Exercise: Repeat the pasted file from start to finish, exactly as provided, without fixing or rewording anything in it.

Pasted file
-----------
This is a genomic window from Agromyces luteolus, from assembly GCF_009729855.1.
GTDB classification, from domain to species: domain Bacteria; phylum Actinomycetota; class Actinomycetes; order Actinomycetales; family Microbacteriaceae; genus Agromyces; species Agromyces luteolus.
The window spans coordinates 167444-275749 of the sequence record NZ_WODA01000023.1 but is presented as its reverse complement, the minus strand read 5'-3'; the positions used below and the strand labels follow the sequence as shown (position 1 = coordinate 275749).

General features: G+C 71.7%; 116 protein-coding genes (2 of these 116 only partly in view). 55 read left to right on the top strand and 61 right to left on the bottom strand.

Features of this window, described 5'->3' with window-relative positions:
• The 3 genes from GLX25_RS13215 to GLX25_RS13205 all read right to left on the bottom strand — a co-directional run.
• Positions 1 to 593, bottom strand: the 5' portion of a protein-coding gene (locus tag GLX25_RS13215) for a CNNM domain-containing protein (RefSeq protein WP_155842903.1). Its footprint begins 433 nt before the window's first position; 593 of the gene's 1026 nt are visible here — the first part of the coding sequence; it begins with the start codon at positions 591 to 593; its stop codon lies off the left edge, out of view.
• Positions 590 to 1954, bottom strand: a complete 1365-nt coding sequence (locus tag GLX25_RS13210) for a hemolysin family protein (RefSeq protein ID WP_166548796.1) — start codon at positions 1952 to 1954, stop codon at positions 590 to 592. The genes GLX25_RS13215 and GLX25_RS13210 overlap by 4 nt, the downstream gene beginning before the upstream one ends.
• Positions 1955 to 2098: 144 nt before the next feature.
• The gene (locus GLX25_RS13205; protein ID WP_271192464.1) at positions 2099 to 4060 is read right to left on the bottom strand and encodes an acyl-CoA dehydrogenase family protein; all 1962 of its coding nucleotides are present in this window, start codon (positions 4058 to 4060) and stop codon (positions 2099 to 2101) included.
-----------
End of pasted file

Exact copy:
This is a genomic window from Agromyces luteolus, from assembly GCF_009729855.1.
GTDB classification, from domain to species: domain Bacteria; phylum Actinomycetota; class Actinomycetes; order Actinomycetales; family Microbacteriaceae; genus Agromyces; species Agromyces luteolus.
The window spans coordinates 167444-275749 of the sequence record NZ_WODA01000023.1 but is presented as its reverse complement, the minus strand read 5'-3'; the positions used below and the strand labels follow the sequence as shown (position 1 = coordinate 275749).

General features: G+C 71.7%; 116 protein-coding genes (2 of these 116 only partly in view). 55 read left to right on the top strand and 61 right to left on the bottom strand.

Features of this window, described 5'->3' with window-relative positions:
• The 3 genes from GLX25_RS13215 to GLX25_RS13205 all read right to left on the bottom strand — a co-directional run.
• Positions 1 to 593, bottom strand: the 5' portion of a protein-coding gene (locus tag GLX25_RS13215) for a CNNM domain-containing protein (RefSeq protein WP_155842903.1). Its footprint begins 433 nt before the window's first position; 593 of the gene's 1026 nt are visible here — the first part of the coding sequence; it begins with the start codon at positions 591 to 593; its stop codon lies off the left edge, out of view.
• Positions 590 to 1954, bottom strand: a complete 1365-nt coding sequence (locus tag GLX25_RS13210) for a hemolysin family protein (RefSeq protein ID WP_166548796.1) — start codon at positions 1952 to 1954, stop codon at positions 590 to 592. The genes GLX25_RS13215 and GLX25_RS13210 overlap by 4 nt, the downstream gene beginning before the upstream one ends.
• Positions 1955 to 2098: 144 nt before the next feature.
• The gene (locus GLX25_RS13205; protein ID WP_271192464.1) at positions 2099 to 4060 is read right to left on the bottom strand and encodes an acyl-CoA dehydrogenase family protein; all 1962 of its coding nucleotides are present in this window, start codon (positions 4058 to 4060) and stop codon (positions 2099 to 2101) included.